Yes. You read that correctly. A family of 4 lived on $17,000 annually. And we were able to save up for a house, paid off 2 cars, and still managed to build a savings account.
It wasn’t easy but we made it work.
When we had our first son, my husband and I knew that it would be best for everyone if I stayed home with the baby. As he grew, we knew that homeschooling was the best option for us, which only further solidified our need to survive off of one income: my husband’s.
If he were paid based on how hard he works, he’d be a millionaire. But that’s just not how it works. He used to work in a place that built stages for rock stars (Lady Gaga, U2, Cirque du Soliel…) and he got paid almost nothing. But he still supported us on his own with his income.
He now works in a steel fabrication shop building parts for bridges (ever drive across a bridge on an interstate? You’re welcome.).
But I want to talk about the dark times. Before the great job. In the times of the $650 paycheck every. other. week.
Times were tough. But we still survived, and eventually thrived, for 4 years. Some shudder at the thought of only making $17,000, but that’s the reality of what our lives were.
Obvious answers to this situation would have been for me to get a job and for my husband to work more. But that didn’t happen (if I had a brain, I would have started these side hustles YEARS ago!). So for the purposes of this post, this is what we did to survive as a family of four on an income of $17,000.
So how did we live on $17,000 a year?
What NEEDS to happen? Do you need a new car, or is this one doing just fine and you’d like a new car? Or even smaller: do you need the full price, brand name products or can you go for the generic or maybe even make it yourself (which I’ll address later on). We learned pretty quickly that if we wanted to splurge, we’d need to plan ahead for it. But if splurging meant that our grocery budget would take a hit, we would opt for a night of frozen pizza and Netflix.
2.Live below your means
If you always live like you’re broke, you’ll have money left over in the end. Even if you CAN afford to go out to a nice dinner tonight, save that money for when you really need it. Even if you CAN get a new, expensive car, opt for the used car that gets you more bang for your buck. Always spend as if you were making much less than your actual income.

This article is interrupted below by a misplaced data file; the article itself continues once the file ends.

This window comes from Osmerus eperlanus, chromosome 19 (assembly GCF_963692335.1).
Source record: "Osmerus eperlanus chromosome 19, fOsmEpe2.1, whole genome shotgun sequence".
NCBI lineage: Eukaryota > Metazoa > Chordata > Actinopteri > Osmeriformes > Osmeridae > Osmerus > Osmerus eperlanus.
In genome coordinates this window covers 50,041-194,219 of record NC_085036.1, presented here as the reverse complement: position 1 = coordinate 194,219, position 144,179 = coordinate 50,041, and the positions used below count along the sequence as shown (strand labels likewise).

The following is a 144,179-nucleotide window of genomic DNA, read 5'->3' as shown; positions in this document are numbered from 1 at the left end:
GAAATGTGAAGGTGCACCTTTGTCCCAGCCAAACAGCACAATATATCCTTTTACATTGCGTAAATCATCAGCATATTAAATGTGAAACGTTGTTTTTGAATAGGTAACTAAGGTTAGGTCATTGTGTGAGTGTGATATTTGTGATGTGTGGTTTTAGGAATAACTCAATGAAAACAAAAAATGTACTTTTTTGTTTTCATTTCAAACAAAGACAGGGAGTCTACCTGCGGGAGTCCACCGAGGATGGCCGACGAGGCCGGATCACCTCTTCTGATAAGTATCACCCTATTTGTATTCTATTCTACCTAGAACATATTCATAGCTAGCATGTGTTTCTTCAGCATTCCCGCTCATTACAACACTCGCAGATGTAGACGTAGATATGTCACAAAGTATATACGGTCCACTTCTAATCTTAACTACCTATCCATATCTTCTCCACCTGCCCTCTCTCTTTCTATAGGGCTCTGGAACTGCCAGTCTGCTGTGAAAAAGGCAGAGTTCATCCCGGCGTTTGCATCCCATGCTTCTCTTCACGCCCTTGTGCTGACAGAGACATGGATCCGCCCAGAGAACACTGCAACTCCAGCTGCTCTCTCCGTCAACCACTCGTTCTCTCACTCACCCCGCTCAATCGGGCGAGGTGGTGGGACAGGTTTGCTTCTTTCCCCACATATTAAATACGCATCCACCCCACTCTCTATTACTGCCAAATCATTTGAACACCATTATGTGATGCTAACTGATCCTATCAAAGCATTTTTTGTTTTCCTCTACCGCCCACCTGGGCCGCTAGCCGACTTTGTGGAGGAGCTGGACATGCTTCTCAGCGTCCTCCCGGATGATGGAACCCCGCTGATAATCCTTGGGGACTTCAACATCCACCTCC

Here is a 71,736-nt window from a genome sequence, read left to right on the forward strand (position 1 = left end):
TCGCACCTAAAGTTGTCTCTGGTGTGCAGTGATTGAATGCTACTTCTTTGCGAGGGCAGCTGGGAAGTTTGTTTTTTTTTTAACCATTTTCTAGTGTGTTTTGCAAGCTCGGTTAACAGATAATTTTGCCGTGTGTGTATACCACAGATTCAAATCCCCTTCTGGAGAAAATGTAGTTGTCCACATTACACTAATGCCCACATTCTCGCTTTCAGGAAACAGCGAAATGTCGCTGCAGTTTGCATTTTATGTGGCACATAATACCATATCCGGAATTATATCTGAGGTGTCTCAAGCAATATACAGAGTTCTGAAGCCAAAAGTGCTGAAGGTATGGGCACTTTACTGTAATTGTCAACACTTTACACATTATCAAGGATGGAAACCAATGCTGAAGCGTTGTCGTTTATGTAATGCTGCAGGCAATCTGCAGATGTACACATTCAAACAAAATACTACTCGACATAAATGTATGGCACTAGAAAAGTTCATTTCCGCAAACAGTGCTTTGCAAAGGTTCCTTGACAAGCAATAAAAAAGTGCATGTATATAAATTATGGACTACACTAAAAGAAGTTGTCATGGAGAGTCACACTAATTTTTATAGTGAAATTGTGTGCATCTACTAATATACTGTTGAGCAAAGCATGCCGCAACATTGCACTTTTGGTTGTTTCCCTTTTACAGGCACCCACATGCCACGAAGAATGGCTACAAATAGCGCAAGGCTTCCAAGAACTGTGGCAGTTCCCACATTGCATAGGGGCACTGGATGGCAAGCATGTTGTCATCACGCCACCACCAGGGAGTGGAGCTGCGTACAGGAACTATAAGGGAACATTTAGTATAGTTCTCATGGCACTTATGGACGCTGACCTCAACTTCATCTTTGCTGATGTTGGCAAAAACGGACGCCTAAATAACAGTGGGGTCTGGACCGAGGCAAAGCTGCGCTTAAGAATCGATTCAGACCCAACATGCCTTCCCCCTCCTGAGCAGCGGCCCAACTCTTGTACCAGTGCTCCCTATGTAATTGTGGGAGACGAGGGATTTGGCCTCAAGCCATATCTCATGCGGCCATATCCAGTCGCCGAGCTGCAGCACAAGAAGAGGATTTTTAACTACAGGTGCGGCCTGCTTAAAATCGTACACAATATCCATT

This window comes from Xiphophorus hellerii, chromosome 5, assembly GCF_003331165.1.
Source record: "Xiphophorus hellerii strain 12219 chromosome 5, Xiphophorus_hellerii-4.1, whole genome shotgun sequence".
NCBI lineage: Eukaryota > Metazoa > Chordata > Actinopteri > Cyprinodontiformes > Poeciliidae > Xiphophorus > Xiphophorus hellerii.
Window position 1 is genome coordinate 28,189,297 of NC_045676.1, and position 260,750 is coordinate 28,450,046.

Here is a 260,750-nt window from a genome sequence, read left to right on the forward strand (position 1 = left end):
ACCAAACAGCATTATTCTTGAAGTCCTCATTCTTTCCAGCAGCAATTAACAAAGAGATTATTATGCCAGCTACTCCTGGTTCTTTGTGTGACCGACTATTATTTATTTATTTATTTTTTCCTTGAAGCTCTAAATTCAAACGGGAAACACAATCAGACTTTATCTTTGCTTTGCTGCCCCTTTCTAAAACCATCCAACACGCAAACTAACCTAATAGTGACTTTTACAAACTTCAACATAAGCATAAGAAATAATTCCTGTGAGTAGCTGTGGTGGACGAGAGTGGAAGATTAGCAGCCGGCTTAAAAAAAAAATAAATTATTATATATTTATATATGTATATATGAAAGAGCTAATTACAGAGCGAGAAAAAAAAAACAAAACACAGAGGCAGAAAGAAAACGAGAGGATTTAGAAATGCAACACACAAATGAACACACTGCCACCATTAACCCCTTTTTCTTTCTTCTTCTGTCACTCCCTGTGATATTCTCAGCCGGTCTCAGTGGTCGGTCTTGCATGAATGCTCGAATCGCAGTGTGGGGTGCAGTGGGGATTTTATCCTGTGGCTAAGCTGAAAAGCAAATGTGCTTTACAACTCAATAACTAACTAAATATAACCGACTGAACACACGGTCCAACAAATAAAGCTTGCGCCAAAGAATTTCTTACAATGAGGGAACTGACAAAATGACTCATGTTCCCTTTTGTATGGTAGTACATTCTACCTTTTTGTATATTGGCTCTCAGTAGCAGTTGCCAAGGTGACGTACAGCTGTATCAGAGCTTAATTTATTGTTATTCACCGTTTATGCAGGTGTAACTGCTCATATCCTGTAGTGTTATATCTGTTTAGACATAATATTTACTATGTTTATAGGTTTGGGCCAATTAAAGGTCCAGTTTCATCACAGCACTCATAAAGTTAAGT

If my husband ever worked overtime, I’d immediately take the extra income and put it into a savings account. Even if he only worked a little overtime each month, it all added up. And slowly we started bi a savings account. We were able to do things like fix a problem with our car without putting it on a credit card. We were even able to save up enough for a down payment on a house from this savings account. When you act as though ever little cent counts, you truly start to appreciate everything.
3. Shop ONLY discount
I learned very quickly that I can get much more for $20 at Goodwill than I can at a department store. If I only have $20 to spend on clothes for 3 people, I have to make every cent count. I love my second-hand stores. I’ll only get clothes there. I only shop at Goodwill or Salvation Army on their half off Wednesdays, to real help stretch the budget!
I love our discount grocers. I don’t go food shopping anywhere else. Canned goods are between $.25-.50 for brand names, organic veggies 2 for $1 (or less!), and almost anything else you could buy at the grocery store, you can get for almost nothing at a discount grocer. If you Google “discount grocer” in your area, hopefully you’ll find some to try out. This is the only way that I can afford my $50 a week grocery budget!
Second hand stores and thrift stores aren’t just for clothes, either. There are even scratch and dent stores for appliances that give you a deep discount just for a scratch that you can’t even see! We redid part of our kitchen this year and installed a dishwasher. We got a brand new stainless steel GE dishwasher, that would have been $900, for $200 because it had a scratch on the inside of the handle. I don’t mind the tiny scratch (that you can’t see unless you’re looking for it)! Especially if it’s saving me $700!
4. Rethink “necessities”
Before you buy anything, ask yourself if you’ll be glad you bought it tomorrow. If the answer is no, then you don’t need it. Even things that I considered necessities are getting a second thought; do I really need those paper towels or can I get by using the rags that I made from old towels? Do I really need the super ultra stain fighter detergent for $15 for a months supply, or can I try to make my own for $12 for the whole year?
You can even rethink the diapers that you use! If I had been thinking at the time, I would’ve also cloth diapered my sons from the beginning. I always thought that the problem with cloth diapers is that start up is so expensive. But it doesn’t have to be: I cloth diapered my youngest 2 sons for 2 years now paying $279 for all of the diapering supplies.
There are SO many more ways that we learned how to live off of a very low income. Check them out HERE and HERE!
Have you ever had to live on a low income? What did you do to make it work?
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